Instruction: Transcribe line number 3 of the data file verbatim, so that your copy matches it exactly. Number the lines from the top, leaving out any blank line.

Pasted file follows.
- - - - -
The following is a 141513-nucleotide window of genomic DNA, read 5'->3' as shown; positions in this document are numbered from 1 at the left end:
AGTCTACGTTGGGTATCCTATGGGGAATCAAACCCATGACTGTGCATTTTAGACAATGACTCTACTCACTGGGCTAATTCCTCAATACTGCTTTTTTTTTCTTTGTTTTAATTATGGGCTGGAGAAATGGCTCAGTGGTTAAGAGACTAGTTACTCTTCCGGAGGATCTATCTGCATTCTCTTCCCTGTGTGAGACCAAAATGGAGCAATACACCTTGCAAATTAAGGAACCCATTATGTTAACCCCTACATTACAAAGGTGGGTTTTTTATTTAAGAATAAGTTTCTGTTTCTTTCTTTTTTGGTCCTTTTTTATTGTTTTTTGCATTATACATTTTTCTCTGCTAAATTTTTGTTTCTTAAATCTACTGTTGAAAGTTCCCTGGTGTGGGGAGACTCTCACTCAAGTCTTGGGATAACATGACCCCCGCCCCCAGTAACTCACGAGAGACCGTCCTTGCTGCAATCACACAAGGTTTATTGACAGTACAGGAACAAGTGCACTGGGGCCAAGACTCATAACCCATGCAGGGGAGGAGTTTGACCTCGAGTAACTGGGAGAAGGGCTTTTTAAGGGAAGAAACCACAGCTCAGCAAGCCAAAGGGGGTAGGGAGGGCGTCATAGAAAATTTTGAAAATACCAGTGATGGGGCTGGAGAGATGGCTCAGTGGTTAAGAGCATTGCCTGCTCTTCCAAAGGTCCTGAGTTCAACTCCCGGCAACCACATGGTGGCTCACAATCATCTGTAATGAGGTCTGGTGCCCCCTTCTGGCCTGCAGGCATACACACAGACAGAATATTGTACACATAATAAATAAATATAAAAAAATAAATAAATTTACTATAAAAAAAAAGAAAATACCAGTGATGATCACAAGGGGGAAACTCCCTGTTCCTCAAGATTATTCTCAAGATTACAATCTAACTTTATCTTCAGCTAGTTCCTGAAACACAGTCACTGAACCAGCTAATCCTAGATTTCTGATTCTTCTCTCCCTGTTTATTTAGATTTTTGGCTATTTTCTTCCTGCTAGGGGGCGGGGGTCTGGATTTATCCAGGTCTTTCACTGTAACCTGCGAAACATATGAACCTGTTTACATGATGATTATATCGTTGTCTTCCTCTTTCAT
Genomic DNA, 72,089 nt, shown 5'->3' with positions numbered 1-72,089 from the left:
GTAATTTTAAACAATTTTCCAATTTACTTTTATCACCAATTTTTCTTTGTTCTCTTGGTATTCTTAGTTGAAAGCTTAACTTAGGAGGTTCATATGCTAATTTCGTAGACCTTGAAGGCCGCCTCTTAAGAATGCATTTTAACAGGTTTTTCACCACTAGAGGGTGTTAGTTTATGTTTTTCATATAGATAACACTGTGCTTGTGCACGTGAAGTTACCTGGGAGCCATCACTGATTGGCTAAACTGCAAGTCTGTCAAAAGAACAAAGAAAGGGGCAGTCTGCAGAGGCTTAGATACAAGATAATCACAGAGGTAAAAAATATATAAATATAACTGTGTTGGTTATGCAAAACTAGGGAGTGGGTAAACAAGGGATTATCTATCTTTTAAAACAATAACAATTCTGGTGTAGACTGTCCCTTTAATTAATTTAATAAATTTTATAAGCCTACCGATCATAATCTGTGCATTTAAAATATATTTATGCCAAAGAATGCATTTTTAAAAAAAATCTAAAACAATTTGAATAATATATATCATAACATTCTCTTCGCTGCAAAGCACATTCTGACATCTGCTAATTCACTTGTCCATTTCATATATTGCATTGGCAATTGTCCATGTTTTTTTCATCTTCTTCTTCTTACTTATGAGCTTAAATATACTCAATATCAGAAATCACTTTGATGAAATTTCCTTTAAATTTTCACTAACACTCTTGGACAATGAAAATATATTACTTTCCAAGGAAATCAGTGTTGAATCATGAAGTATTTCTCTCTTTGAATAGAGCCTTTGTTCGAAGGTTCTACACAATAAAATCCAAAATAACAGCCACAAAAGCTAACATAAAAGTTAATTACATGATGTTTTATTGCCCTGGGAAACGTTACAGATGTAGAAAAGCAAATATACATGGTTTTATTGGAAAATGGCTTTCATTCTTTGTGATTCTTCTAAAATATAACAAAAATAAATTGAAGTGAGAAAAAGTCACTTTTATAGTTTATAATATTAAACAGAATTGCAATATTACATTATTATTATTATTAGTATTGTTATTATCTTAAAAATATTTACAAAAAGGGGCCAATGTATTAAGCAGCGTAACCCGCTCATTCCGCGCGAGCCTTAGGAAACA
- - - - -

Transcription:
Genomic DNA, 72,089 nt, shown 5'->3' with positions numbered 1-72,089 from the left: